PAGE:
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Bradley Dean Reid used mobile app to trace protected family member and claimed phone calls were ‘butt-dials’

Headshot of Breanna Redhead
Breanna RedheadBusselton Dunsborough Times
A Busselton man has avoided prison after downloading an mobile phone tracking app to keep tabs on a family member and growing ‘medicinal’ marijuana in his home.
Camera IconA Busselton man has avoided prison after downloading an mobile phone tracking app to keep tabs on a family member and growing ‘medicinal’ marijuana in his home. Credit: Busselton Dunsborough Times/RegionalHUB

A Busselton man has avoided prison after downloading an mobile phone tracking app to keep tabs on a family member and growing “medicinal” marjuana in his home.

Bradley Dean Reid appeared in Busselton Magistrates Court on Tuesday, August 30 after admitting to a string of drug and and restraining order charges.

Between March 29 and April 11, Reid was found to have contacted a person protected by a family violence restraining order via phone call, alleging they were “butt dials”, and sending follow-up messages assuring he was not actively trying to contact her and that it was an “accident”.

He was further found to have downloaded the mobile app Cell Track to follow the victim’s location claiming he was concerned for her wellbeing.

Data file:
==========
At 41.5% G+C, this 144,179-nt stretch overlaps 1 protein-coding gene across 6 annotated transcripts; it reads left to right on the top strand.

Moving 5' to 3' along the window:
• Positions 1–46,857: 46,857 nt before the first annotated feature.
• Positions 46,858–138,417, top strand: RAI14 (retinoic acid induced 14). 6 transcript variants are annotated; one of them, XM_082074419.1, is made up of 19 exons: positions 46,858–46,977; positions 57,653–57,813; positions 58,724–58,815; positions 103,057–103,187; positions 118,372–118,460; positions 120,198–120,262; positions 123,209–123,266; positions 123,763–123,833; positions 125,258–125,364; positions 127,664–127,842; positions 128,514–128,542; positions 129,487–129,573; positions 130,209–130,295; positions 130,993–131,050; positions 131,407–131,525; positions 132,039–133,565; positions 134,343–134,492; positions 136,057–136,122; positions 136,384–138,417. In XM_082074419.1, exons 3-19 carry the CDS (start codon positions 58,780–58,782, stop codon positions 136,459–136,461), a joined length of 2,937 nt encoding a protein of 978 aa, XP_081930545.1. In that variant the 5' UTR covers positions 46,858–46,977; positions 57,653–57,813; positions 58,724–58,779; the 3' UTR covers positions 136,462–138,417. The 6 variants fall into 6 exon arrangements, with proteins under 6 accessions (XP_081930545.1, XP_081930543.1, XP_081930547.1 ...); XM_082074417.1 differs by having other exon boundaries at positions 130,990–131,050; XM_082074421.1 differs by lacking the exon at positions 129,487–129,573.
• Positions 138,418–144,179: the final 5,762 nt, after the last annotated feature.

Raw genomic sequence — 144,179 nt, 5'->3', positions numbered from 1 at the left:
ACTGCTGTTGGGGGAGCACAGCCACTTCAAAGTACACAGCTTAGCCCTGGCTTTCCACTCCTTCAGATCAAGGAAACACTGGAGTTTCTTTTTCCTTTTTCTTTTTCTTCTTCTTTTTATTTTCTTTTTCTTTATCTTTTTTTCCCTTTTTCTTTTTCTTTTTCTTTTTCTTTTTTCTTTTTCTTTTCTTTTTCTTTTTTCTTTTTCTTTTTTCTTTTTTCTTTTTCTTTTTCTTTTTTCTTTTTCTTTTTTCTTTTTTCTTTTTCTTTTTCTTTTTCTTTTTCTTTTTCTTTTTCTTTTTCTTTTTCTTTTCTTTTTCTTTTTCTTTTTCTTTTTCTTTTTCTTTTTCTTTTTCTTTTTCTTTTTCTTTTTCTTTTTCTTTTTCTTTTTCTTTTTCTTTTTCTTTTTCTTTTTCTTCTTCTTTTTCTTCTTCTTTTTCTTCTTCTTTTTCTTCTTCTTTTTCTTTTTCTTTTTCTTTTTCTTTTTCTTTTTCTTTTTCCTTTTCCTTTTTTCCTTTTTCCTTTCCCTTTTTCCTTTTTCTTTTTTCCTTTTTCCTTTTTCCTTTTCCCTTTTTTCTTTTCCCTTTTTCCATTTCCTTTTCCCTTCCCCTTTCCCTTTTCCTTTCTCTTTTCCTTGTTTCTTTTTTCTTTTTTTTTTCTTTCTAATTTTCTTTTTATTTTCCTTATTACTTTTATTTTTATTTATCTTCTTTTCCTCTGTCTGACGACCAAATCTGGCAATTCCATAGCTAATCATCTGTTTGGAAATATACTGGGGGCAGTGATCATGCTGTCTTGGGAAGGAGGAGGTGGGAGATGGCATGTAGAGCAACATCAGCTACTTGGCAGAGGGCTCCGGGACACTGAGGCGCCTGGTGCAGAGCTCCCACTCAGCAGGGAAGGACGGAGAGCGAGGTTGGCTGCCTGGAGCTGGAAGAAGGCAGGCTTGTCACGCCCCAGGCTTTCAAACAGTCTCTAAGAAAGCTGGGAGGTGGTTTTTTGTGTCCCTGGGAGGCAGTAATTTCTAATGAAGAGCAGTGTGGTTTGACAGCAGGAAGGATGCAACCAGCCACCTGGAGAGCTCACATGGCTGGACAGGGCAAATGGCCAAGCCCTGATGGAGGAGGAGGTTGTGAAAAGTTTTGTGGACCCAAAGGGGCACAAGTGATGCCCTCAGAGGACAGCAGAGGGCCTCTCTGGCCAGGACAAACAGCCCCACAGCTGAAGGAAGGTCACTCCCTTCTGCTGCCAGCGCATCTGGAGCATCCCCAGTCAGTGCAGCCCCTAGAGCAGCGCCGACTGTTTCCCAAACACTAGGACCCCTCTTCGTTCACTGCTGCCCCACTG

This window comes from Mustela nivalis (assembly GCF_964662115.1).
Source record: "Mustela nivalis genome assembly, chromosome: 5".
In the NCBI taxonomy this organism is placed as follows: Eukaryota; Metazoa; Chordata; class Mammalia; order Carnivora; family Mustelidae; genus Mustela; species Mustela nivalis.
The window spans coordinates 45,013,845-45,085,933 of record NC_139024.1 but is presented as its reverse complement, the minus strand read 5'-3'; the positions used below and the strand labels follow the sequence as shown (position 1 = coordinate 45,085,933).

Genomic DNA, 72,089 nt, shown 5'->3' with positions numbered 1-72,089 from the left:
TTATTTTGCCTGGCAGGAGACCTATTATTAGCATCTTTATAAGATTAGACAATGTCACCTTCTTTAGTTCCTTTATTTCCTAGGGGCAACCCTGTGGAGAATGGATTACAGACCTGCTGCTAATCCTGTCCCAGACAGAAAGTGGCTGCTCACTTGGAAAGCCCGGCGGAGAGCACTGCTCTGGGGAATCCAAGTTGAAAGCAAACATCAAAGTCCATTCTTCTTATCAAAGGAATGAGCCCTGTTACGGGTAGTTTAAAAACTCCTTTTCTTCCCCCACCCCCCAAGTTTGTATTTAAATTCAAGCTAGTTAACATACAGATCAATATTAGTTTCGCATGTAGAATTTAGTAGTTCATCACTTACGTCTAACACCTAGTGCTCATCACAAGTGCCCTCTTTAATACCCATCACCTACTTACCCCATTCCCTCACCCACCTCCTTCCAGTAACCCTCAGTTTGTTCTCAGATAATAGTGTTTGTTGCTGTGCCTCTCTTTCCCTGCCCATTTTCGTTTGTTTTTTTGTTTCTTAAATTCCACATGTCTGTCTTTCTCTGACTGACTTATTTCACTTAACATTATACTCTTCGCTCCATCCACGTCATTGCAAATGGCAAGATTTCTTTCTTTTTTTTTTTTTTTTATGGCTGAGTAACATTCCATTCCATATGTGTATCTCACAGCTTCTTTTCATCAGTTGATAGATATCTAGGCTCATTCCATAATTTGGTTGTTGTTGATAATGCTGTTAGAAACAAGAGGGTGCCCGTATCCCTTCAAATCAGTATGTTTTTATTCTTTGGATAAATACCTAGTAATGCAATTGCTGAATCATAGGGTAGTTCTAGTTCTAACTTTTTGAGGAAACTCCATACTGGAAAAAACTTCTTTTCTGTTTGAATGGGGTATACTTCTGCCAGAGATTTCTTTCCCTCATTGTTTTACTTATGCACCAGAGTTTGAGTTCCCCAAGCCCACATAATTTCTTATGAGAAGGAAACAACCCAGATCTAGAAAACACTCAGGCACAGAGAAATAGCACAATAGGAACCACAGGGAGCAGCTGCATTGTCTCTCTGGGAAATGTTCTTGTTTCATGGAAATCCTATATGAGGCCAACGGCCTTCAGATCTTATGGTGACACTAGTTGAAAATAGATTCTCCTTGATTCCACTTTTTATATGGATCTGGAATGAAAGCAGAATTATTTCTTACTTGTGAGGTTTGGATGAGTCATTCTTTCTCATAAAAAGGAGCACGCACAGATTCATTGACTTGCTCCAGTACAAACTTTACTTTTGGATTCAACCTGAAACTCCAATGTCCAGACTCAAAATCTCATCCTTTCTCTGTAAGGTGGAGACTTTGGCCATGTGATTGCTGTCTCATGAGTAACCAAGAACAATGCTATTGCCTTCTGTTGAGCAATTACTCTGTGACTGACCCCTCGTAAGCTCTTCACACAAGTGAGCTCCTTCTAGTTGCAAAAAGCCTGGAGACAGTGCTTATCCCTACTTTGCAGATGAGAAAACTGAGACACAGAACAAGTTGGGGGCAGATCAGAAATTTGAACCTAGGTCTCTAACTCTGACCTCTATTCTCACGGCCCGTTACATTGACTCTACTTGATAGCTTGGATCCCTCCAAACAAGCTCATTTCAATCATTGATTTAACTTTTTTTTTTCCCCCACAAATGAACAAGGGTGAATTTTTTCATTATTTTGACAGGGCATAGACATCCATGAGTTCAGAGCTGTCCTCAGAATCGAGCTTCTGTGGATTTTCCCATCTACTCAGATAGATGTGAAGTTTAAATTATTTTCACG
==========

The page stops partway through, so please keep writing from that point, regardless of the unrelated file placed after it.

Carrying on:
When police later attended the man’s Broadwater home to seize his phone, they also found 12 small and 9 large cannabis plants growing inside along with a hydroponic set-up, tents, lights, fans, irrigation and 168.61g of cannabis oil in his fridge.

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An additional bag containing 250g of loose cannabis was also found in the man’s shed.

It was submitted to the court Reid suffers from kidney dysfunction and renal failure and is currently waiting for a kidney donor and was using the drugs to assist with his pain.

Lawyers told the court Reid, who attends dialysis three times a week, was unable to afford medicinal marijuana.

Magistrate Joanne Andretich placed the man on a 12-month community-based order.

She said while Reid is not a risk to the community, the sentencing should reflect the “condemnation of offending”.

“I understand your circumstance and have sympathy in that regard but if someone doesn’t want contact they don’t want contact,” she said.

“Though you may have good intentions the reality is they just may not want that and you have to respect that.”

Reid had previously pleaded guilty to breaching bail and a family violence restraining order, as well as one count of cultivating a prohibited plant, manufacturing a prohibited drug, possessing cannabis and possessing drug paraphernalia.

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